If you are in a cold climate and want to direct the fire’s heat to your bed, a small reflective wall can be very useful. If wood is plentiful, using vertical stakes and stack long branches as cross members to direct the heat towards your bunk. If wood is scarce, preserve it for the fire’s fuel and use rocks. You can use this wall as a wind break, also, but be careful when lying down on the windward side of the fire as smoke inhalation can be extremely dangerous.
Tools to Start a Fire
- Matches: Very effective, if dry. Take the time to prepare your fire and timber bed, so that one match = ignition!
- Lighter: This can also be extremely handy in a survival situation, but gets far less handy when it runs out of fuel?! Remember to conserve fuel when you light the fire and don’t discard it after it runs out of fuel. The flint and steel lighting wheel can still produce sparks to start a fire!
- Flint: A small flint can come in handy if your matches are wet or expended. Using a knife or other piece of steel, strike the flint in the direction of the grass, straw, or other timbers. The small sparks should ignite dry material. If you don’t have a flint, try a hard stone.
- Convex Lens: A magnifying glass, watch lens, camera lens, binocular eyepiece, or a compass sight lens can all be used to light a fire. Using the lens, focus the sun’s rays onto your timber pile. This can be tedious and tricky. Try to keep your hand still and make the sun’s reflection as small or as close to a dot as you can. Also, try to use dark-colored timber such as dry leaves. The lighter timber will reflect the heat and take longer to ignite.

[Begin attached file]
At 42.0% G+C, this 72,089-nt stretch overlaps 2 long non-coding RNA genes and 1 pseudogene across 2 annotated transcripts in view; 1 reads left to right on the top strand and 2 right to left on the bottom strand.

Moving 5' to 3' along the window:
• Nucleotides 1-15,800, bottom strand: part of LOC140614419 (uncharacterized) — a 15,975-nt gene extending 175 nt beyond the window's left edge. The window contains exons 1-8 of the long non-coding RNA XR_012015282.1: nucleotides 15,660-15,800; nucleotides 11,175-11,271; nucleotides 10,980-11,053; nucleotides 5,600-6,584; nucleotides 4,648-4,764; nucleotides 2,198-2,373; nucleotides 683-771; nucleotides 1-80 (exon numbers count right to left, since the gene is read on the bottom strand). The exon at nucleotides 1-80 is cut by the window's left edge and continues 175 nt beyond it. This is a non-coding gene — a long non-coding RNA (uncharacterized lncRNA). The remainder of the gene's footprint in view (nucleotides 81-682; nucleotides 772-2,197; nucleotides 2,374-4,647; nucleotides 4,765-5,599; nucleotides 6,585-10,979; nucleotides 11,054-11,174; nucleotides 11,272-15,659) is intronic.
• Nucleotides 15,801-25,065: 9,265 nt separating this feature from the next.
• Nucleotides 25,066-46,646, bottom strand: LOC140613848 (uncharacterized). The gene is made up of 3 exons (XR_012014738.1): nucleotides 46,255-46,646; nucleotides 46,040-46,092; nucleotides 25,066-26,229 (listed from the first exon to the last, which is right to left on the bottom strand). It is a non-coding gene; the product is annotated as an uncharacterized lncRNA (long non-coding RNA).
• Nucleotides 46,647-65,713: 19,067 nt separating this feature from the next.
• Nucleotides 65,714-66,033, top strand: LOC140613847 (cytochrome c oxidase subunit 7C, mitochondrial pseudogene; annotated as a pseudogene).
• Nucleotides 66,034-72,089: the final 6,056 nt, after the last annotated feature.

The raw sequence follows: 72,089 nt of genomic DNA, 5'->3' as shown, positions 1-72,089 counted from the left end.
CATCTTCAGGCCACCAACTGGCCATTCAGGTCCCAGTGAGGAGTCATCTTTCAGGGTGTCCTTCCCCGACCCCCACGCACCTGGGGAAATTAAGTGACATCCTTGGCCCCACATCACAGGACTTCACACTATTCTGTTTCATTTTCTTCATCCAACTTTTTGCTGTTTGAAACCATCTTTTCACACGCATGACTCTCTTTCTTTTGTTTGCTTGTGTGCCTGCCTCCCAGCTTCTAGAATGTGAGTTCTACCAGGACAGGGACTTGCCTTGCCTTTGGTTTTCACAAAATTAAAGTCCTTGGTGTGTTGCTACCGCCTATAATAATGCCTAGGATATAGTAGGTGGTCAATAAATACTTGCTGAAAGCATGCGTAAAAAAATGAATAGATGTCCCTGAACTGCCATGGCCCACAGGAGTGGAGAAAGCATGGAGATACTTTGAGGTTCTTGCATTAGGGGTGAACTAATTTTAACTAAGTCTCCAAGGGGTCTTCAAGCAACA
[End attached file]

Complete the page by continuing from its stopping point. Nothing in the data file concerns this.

- The Bow & Drill:
This should be a last resort as a tool to start a fire, as it’s slow, very tedious, and it will take precious mental and physical energy to accomplish. But all that being said, if you need to start a fire and you don’t have any of the tools above…there is another way. There’s no magic involved with this method…it’s just friction. Grab a show-lace or strand of cloth and look for a curved piece of wood (bow), a straight piece of wood (drill) and flat piece of softwood (surface), and a block-sized piece of wood (cap). Tie the shoelace to your bow as pictured below with enough slack to loop your drill in the middle. Carve a notch in your cap for the top of the drill and a notch in the softwood for the end of the drill. Taper the end of the drill to fit nicely into the soft wood. Place your timbers around the drill and have your dry kindling ready. Place a firm amount of pressure downward on the cap and using a sawing motion, over the bow back & forth. As the end of the drill smokes, guide the timbers to the heat and gently ventilate (blow lightly). This will take several iterations and several minutes! Be patient and persistent.
Knowing multiple ways to start a fire in the woods can be helpful, as you never know what situation you might be in to survive. If you’re looking for something to entertain your scouts or campers, try some of the methods above at your next outdoor outing or campout. The practice will build confidence and proficiency and it may just be a lesson that they’ll remember for life!